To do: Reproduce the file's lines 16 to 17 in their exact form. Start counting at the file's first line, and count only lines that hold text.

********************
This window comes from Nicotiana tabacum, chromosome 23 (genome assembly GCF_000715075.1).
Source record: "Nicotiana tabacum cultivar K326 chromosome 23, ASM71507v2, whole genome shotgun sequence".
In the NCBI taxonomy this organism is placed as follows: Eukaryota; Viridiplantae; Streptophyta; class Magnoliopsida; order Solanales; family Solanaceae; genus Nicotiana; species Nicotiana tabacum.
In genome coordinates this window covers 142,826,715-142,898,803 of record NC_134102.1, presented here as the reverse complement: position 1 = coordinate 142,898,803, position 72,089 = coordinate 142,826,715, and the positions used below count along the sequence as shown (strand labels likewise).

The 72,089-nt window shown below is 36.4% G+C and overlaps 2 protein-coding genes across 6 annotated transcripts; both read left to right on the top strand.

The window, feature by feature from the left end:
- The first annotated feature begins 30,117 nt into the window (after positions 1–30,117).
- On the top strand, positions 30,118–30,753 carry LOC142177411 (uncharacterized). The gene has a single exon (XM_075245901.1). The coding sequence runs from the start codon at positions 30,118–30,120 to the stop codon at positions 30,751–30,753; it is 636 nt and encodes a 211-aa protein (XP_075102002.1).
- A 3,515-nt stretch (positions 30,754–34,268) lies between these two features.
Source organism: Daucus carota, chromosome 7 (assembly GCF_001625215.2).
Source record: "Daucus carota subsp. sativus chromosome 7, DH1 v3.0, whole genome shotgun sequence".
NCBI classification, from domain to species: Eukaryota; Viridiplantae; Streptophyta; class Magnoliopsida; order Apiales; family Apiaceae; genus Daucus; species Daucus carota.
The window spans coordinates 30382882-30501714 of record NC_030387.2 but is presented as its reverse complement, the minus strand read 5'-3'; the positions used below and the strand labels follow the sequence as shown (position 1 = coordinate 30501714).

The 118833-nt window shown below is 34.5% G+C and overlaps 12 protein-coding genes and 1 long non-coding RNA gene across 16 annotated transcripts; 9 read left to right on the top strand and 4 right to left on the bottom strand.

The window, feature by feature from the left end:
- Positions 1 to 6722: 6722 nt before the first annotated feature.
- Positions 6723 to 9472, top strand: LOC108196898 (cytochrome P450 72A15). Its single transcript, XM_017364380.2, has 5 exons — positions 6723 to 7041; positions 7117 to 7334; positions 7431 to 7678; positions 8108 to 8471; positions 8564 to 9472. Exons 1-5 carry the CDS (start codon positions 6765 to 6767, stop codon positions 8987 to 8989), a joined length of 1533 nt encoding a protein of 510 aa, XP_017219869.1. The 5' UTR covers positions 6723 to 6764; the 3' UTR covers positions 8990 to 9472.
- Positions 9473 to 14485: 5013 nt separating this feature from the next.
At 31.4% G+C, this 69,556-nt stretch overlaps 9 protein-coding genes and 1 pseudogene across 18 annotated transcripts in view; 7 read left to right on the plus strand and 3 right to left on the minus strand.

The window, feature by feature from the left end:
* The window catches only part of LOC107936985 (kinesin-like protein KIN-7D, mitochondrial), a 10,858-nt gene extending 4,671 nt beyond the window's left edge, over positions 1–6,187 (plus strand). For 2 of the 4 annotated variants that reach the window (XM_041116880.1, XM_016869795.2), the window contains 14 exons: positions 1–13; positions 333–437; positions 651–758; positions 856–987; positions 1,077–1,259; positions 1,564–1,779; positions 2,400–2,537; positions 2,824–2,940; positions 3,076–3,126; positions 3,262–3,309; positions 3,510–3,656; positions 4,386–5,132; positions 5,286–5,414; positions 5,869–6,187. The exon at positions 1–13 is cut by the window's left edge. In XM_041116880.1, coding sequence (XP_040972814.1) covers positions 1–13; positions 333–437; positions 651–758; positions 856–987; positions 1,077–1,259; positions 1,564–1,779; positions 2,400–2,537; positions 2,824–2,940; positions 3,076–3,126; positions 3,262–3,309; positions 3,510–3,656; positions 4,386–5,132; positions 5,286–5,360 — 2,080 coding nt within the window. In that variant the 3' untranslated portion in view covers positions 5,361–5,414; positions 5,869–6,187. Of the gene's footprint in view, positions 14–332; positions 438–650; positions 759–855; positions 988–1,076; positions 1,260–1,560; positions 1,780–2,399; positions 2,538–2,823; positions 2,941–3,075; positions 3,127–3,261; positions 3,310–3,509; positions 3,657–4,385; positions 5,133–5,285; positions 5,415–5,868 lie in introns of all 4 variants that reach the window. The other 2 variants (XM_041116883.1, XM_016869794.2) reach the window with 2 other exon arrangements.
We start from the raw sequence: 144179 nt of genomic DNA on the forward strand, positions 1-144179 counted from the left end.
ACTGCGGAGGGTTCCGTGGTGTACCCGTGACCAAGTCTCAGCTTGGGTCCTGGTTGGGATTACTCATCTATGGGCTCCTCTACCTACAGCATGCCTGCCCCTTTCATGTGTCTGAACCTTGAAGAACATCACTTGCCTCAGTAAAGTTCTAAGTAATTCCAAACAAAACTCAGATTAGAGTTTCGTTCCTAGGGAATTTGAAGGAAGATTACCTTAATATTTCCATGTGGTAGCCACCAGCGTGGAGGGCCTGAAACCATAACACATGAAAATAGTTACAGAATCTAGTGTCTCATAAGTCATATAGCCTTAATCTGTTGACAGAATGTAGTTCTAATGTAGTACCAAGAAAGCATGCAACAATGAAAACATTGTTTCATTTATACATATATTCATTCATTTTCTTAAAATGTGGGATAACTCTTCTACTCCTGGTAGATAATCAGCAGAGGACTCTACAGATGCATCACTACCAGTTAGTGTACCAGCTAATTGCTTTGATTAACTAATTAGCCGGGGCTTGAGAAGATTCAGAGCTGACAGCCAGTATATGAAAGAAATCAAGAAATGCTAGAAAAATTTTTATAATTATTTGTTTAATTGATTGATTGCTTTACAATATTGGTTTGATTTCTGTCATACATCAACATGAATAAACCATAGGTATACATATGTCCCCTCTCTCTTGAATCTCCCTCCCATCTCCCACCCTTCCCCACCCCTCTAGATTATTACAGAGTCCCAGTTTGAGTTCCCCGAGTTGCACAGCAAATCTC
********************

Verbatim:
- Positions 1 to 6722: 6722 nt before the first annotated feature.
- Positions 6723 to 9472, top strand: LOC108196898 (cytochrome P450 72A15). Its single transcript, XM_017364380.2, has 5 exons — positions 6723 to 7041; positions 7117 to 7334; positions 7431 to 7678; positions 8108 to 8471; positions 8564 to 9472. Exons 1-5 carry the CDS (start codon positions 6765 to 6767, stop codon positions 8987 to 8989), a joined length of 1533 nt encoding a protein of 510 aa, XP_017219869.1. The 5' UTR covers positions 6723 to 6764; the 3' UTR covers positions 8990 to 9472.